Request two

23. The Bs asked the SCS for information about the area or branch of law which was considered or debated in the specified court case.

24. As noted above, in its initial response, the SCS stated that "cases before the Court of Session are covered by Civil legislation". The Bs complained in their request for review that the SCS response was too general, as it did not provide the exact branch of law for the case they specified. They also highlighted that those attending court would easily find out which branch of civil "litigation" was involved.

25. In its submissions, the SCS advised it did not use the term "branch of law" and detailed some of its rules and practice by way of explanation. During the investigation, the SCS indicated that it had considered at review stage whether it could be more specific when addressing request 2. The SCS explained that it decided not to go down this route as it was guided by the terminology Mr and Mrs B had used in their letter of 20 November 2012 (e.g. "Civil","Matrimonial" etc).

26. Section 15 of FOISA requires a Scottish public authority to provide reasonable advice and assistance to a person who makes, or proposes to make, a request for information to it. In this case, it was clear that the Bs had framed their request using terminology which was not used by the SCS. It would have been reasonable for the SCS to have explained this difficulty to the Bs, and offered advice on re-framing their request. By failing to do so, the SCS failed to comply with section 15 of FOISA.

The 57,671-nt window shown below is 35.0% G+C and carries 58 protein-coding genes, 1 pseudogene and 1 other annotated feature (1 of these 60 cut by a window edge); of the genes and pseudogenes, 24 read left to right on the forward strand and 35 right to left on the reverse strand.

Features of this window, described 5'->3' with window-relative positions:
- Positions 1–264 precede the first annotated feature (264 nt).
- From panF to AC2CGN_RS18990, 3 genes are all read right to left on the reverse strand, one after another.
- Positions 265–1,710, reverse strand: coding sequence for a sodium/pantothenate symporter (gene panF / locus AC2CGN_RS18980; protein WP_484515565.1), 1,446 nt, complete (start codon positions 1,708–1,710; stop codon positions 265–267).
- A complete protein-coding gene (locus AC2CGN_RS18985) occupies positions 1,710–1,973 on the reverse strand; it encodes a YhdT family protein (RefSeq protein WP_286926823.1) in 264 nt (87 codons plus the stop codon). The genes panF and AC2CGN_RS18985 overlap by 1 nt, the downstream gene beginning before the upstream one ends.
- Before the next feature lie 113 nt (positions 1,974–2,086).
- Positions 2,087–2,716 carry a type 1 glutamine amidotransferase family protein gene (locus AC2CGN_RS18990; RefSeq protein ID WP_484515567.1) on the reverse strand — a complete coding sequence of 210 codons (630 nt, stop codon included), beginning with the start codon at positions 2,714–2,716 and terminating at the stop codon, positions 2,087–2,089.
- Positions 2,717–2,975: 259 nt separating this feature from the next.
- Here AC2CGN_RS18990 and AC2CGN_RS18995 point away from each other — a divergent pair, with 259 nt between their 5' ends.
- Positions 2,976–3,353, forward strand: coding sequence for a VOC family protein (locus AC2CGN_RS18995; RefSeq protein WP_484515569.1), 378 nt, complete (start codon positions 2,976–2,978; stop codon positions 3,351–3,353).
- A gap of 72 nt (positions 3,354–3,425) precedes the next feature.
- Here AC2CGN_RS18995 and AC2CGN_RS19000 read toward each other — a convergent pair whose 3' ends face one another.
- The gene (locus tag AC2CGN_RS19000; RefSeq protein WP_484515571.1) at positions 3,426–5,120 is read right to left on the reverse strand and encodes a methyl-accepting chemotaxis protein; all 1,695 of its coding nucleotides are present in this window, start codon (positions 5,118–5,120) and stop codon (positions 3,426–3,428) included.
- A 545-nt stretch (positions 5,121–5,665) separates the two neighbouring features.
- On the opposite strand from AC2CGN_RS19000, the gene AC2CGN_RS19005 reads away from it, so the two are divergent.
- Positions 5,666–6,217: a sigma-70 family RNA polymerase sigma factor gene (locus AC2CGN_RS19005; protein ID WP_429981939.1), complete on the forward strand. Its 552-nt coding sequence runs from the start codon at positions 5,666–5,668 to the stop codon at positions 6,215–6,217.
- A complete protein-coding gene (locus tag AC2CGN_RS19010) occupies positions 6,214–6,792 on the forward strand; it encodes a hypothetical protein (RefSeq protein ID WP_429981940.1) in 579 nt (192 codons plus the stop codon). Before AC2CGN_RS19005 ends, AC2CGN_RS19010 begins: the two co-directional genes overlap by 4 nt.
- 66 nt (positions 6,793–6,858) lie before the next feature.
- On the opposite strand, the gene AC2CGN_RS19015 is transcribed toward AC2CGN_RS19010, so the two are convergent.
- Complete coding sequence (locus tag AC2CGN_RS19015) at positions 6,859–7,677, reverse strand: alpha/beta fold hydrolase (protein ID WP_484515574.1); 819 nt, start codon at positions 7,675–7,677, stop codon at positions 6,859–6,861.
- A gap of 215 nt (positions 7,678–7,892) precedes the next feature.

27. In such cases, the Commissioner would normally require the public authority to remedy this failure by providing the applicant with advice and assistance. However, in this case, the SCS has confirmed that court proceedings are not recorded, and it does not hold a record of what was spoken to at the hearing. The Commissioner's understanding is that the SCS therefore does not hold any recorded information which would fully answer request 2, even if the request was re-framed in terminology familiar to the SCS.

28. Under section 17(1) of FOISA, where an authority receives a request for information it does not hold, it must give the applicant notice in writing to that effect. As the SCS did not give the Bs notice to this effect, the SCS failed to comply with section 17 of FOISA.

DECISION

The Commissioner finds that the Scottish Court Service partially complied with Part 1 of the Freedom of Information (Scotland) Act 2002 (FOISA) in responding to the information requests made by Mr and Mrs B.

The Commissioner finds that the SCS correctly applied the exemption under section 37(1)(a)(i) and (iii) of FOISA to the information withheld from Mr and Mrs B in response to their first request.

In respect of the Bs' second request, the Commissioner found that the SCS failed to comply with section 15 of FOISA, by failing to provide reasonable advice and assistance. In failing to provide notice that it did not hold the information, the SCS also failed to comply with section 17(1) of FOISA.